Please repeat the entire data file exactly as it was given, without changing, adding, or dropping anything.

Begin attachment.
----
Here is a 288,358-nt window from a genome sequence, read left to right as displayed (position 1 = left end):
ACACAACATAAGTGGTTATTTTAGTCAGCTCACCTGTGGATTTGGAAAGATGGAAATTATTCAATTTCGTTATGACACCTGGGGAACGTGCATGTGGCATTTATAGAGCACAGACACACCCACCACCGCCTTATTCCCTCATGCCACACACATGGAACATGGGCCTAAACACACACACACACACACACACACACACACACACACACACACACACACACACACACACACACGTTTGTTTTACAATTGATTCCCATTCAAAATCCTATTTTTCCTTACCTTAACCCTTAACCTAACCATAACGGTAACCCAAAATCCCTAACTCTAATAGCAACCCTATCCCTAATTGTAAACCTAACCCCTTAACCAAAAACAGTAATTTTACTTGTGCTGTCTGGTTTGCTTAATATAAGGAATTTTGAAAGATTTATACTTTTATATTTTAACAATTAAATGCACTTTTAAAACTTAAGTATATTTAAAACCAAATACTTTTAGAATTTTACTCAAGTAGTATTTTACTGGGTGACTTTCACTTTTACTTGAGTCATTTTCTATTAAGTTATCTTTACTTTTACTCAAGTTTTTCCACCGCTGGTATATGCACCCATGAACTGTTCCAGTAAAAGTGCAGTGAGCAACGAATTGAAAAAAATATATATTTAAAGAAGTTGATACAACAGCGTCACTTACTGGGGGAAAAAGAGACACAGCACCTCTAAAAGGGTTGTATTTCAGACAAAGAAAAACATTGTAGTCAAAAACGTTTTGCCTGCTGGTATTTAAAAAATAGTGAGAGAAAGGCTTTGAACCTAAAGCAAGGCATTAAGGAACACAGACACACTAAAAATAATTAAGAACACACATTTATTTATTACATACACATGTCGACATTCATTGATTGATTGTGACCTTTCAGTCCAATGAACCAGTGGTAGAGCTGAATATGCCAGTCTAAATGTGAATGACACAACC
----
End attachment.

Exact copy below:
Here is a 288,358-nt window from a genome sequence, read left to right as displayed (position 1 = left end):
ACACAACATAAGTGGTTATTTTAGTCAGCTCACCTGTGGATTTGGAAAGATGGAAATTATTCAATTTCGTTATGACACCTGGGGAACGTGCATGTGGCATTTATAGAGCACAGACACACCCACCACCGCCTTATTCCCTCATGCCACACACATGGAACATGGGCCTAAACACACACACACACACACACACACACACACACACACACACACACACACACACACACACACACGTTTGTTTTACAATTGATTCCCATTCAAAATCCTATTTTTCCTTACCTTAACCCTTAACCTAACCATAACGGTAACCCAAAATCCCTAACTCTAATAGCAACCCTATCCCTAATTGTAAACCTAACCCCTTAACCAAAAACAGTAATTTTACTTGTGCTGTCTGGTTTGCTTAATATAAGGAATTTTGAAAGATTTATACTTTTATATTTTAACAATTAAATGCACTTTTAAAACTTAAGTATATTTAAAACCAAATACTTTTAGAATTTTACTCAAGTAGTATTTTACTGGGTGACTTTCACTTTTACTTGAGTCATTTTCTATTAAGTTATCTTTACTTTTACTCAAGTTTTTCCACCGCTGGTATATGCACCCATGAACTGTTCCAGTAAAAGTGCAGTGAGCAACGAATTGAAAAAAATATATATTTAAAGAAGTTGATACAACAGCGTCACTTACTGGGGGAAAAAGAGACACAGCACCTCTAAAAGGGTTGTATTTCAGACAAAGAAAAACATTGTAGTCAAAAACGTTTTGCCTGCTGGTATTTAAAAAATAGTGAGAGAAAGGCTTTGAACCTAAAGCAAGGCATTAAGGAACACAGACACACTAAAAATAATTAAGAACACACATTTATTTATTACATACACATGTCGACATTCATTGATTGATTGTGACCTTTCAGTCCAATGAACCAGTGGTAGAGCTGAATATGCCAGTCTAAATGTGAATGACACAACC